October 25

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Podcast Episode

Day in Tech History: October 25th

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Giovanni Cassini discovers Iapetus, a moon of Saturn.


Already weakening signals over the new transatlantic telegraph cable cease altogether. The cable won’t be replaced until 1866.


Radio Corporation of America (RCA) brings image orthicon television cameras into use at its studios in Radio City, New York. For the first time, television camera tubes are more sensitive to light than the prevailing film emulsions.


The first domestic microwave oven is sold by Tappan.


The Bulova’s Accutron 214, the world’s first electronic wrist watch, is placed on sale in New York City. The Accutron has the potential to keep time accurately within two seconds per day, using a germanium PNP transistor circuit with a 360Hz tuning fork.


Digital Equipment Corporation releases version 1.0 of the OpenVMS operating system.


The independently produced horror film Halloween, directed by John Carpenter and starring Donald Pleasence, Jamie Lee Curtis, Nick Castle, Nancy Loomis, P.J. Soles, and Brian Andrews, to US theaters. In it, a psychotic murderer institutionalized since childhood escapes on a mindless rampage while his doctor chases him through the streets. Produced on a budget of US$325,000, the film will be a surprise blockbuster success. MPAA Rating: R Running Time: 1hr 31mins


Osborne Computer announces the Vixen computer, featuring a Zilog Z80A, 64KB RAM, a twenty-five line display, and two 390KB disk drives. The system comes bundled with the CP/M 2.2 operating system, the WordStar 3.3 word processor, Supercalc 2, MBASIC, a game called Desolation, Osboard Software (a graphics package), and Media Master for transferring data to MS-DOS disks. An optional 10MB hard disk can be added with an interface card for an additional US$1,498, which is more than the price of the system. The Vixen is a technologically superior follow-up to the Osborne 1, the world’s first commercially successful portable microcomputer; however, unlike its predecessor, it will be a complete failure due to the recent release of the IBM PC (specifically the IBM Personal Computer/AT), which will dry up demand for systems running the CP/M operating system almost overnight. As a result, the Vixen will be the last machine produced by Osborne, and later in the year, the company will close. Price: US$1,298.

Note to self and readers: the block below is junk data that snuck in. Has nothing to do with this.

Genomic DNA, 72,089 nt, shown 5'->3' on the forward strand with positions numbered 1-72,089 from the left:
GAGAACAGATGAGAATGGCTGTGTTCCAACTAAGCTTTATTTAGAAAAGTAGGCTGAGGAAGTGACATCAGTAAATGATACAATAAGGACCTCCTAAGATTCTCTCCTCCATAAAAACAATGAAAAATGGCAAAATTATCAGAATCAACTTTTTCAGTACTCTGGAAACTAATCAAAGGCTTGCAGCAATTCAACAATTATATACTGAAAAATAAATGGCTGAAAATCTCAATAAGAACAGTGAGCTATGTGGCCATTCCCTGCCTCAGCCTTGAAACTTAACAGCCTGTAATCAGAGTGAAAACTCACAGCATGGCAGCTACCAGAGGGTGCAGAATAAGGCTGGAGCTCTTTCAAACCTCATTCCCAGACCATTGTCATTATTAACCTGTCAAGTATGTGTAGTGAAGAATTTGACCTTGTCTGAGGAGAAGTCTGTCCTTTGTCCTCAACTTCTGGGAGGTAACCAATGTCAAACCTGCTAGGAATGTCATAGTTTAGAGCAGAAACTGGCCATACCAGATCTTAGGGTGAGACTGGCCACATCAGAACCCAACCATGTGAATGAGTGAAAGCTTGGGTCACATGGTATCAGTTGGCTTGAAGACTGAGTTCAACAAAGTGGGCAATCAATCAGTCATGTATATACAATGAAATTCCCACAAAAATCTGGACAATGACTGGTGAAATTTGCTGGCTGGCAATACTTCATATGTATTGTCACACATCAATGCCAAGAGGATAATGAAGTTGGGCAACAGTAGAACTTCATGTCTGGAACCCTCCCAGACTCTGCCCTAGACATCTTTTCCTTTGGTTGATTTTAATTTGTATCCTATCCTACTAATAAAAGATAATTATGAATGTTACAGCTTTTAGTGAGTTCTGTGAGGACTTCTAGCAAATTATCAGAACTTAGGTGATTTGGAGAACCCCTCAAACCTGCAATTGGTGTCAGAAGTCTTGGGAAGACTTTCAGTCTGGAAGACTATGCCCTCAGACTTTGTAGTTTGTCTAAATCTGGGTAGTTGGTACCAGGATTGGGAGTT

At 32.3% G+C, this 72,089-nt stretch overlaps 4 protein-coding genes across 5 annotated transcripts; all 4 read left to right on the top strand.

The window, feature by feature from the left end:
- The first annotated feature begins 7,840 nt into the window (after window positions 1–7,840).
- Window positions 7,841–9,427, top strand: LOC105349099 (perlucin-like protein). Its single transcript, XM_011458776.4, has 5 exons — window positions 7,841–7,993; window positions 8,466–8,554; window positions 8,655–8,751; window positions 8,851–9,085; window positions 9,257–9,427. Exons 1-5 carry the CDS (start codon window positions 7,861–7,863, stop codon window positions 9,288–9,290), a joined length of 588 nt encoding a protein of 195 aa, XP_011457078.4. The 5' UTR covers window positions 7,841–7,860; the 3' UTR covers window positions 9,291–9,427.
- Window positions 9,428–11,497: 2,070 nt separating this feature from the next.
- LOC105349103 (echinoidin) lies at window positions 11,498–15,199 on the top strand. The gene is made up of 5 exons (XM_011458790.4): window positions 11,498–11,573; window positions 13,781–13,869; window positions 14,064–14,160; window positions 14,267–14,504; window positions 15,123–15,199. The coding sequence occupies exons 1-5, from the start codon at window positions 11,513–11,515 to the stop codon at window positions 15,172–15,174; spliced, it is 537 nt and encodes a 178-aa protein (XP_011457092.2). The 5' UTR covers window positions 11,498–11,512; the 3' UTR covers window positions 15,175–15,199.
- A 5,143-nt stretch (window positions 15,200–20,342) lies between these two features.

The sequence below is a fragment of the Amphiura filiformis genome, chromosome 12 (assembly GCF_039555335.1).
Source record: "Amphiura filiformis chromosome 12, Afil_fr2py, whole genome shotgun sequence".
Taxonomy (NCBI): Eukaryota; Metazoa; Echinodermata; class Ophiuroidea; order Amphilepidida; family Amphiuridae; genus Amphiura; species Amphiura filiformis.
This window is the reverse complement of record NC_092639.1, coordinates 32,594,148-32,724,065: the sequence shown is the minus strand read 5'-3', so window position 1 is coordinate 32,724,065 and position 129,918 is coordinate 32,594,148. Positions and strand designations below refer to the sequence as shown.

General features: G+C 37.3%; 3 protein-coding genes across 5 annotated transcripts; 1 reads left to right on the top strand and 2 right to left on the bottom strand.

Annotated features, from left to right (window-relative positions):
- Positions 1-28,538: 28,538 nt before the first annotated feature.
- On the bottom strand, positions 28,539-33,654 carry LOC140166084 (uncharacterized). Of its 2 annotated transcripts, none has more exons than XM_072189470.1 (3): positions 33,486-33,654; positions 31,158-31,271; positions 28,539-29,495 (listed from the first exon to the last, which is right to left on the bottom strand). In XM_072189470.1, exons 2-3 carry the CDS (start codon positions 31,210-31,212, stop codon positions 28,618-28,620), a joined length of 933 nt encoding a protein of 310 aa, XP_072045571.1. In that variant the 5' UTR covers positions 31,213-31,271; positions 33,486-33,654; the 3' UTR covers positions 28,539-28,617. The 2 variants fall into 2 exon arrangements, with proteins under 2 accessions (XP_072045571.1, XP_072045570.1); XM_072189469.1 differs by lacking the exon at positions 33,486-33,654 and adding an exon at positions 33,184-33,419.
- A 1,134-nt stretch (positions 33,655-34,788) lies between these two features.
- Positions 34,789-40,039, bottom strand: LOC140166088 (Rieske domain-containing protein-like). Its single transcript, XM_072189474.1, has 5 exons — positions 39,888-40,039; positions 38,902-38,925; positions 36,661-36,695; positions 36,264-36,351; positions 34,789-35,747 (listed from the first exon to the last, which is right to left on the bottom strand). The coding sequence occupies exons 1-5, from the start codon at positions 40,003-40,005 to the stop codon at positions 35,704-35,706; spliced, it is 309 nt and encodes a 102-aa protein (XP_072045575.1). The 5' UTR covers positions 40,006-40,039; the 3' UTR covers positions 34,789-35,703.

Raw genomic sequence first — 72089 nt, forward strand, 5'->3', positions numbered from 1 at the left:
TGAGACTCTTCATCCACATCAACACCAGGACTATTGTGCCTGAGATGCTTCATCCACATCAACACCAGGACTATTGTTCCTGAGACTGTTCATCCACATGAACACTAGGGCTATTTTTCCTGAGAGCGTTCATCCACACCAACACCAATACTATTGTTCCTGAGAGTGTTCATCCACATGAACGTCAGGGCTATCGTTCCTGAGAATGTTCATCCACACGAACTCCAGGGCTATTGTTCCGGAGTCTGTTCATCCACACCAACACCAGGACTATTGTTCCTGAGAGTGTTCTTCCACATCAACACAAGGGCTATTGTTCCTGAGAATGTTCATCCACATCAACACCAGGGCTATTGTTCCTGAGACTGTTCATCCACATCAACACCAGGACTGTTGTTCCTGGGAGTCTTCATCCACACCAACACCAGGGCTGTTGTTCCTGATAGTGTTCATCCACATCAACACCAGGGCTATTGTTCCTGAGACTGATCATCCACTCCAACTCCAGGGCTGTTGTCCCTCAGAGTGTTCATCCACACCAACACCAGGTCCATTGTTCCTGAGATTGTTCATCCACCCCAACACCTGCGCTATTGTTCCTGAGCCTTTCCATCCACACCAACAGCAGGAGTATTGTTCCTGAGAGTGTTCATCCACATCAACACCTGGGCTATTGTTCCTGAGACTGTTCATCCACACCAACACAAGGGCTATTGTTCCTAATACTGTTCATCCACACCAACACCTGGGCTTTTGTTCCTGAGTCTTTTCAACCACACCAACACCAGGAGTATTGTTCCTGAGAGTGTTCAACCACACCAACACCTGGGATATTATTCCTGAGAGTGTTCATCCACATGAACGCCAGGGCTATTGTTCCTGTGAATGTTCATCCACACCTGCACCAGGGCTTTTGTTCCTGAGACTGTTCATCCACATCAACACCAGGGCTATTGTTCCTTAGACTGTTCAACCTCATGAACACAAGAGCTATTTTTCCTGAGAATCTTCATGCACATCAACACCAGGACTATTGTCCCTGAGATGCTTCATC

Osborne Computer announces the Encore computer, featuring an Intel 8086 processor, 128KB RAM (expandable to 512 Kb), a built-in modem, one 390 kB disk drive, the MS-DOS operating system, and a monochrome sixteen line line screen. Weight is under ten pounds; price is US$2,195.


New York Newsday and American CITINET announce an online newspaper on a phone company videotex gateway called Info-Look.


Nexus BBS Software is released to the public.


The Internet Corporation for Assigned Names and Numbers (ICANN), a non-profit corporation established to manage the assignment of domain names and IP addresses on September 18, 1998, elects its Initial Board of Directors, choosing Michael M. Roberts as its Interim President and Chief Executive Officer.

Microsoft releases Service Pack 4 for Windows NT 4.0.


Intel introduces the Mobile Pentium III processor, running at 400, 450, or 500MHz, with 28 million transistors, a 100 or 133MHz bus, and a 64 bit bus. New and faster non-mobile Pentium processors are also introduced, running at 500, 533, 550, 600, 650, 667, 700, and 733MHz. This new family of processors uses a new 0.18 micron process technology, creating transistors with finer linewidths. Code-name: Coppermine Price: US$348 (400MHz), US$530 (500MHz) for portable versions US$239 (500MHz), US$776 (733MHz) for desktop versions WMS Gaming, manufacturer of arcade games, casino slot machines, and pinball machines, announces that it will shut down its pinball game and cabinet design and manufacturing operations. The announcement marks the end of the arcade era. The Star Wars Episode I pinball machine is the last game produced by the company.


Version 4.76 of the Netscape Communicator web browser is released.


Microsoft releases Windows XP home and professional editions, based on the Windows 2000 interface and the Windows NT kernel, but the system’s Compatibility Mode allows most software written for older versions of Windows to operate correctly. The system consists of source code 50 million lines. The release is marketed with a US$250 million publicity campaign. Price: US$199 (Home Edition), US$299 (Professional Edition), US$99 (Home Edition Upgrade), or US$199 (Professional Edition Upgrade)

Microsoft posts the first Windows XP

Microsoft releases Microsoft Plus! for Windows XP. Price: US$39.95


Apple introduces the Mac OS X 10.3. Code-name: Panther

Three Michigan men gain access to Lowe’s computer system while wardriving and steal credit card information.


Version 9.2 of the SUSE Linux distribution is released under a GNU General Public License.


iMesh revealed the first P2P service approved by the RIAA, iMesh 6, which allows users to listen to music of their choice from a set library for a monthly fee. iMesh users can purchase tracks for US$0.99 each. In addition to the paid library, iMesh 6 also allows users to access large amounts of “non-copyrighted” music and video files, at no additional charge. Attempt to download copyrighted material not provided by the music industry and record labels are blocked by iMesh, before the download is complete.


Upper Deck Entertainment releases World of Warcraft Trading Card Game.


FBI seized 28.5 million worth of bitcoin from Ross Ulbricht - aka Silk Road - the mastermind behind the online drug market. FBI seized 144,000 bitcoin and investigated another 111,000 which Ulbricht might also own.

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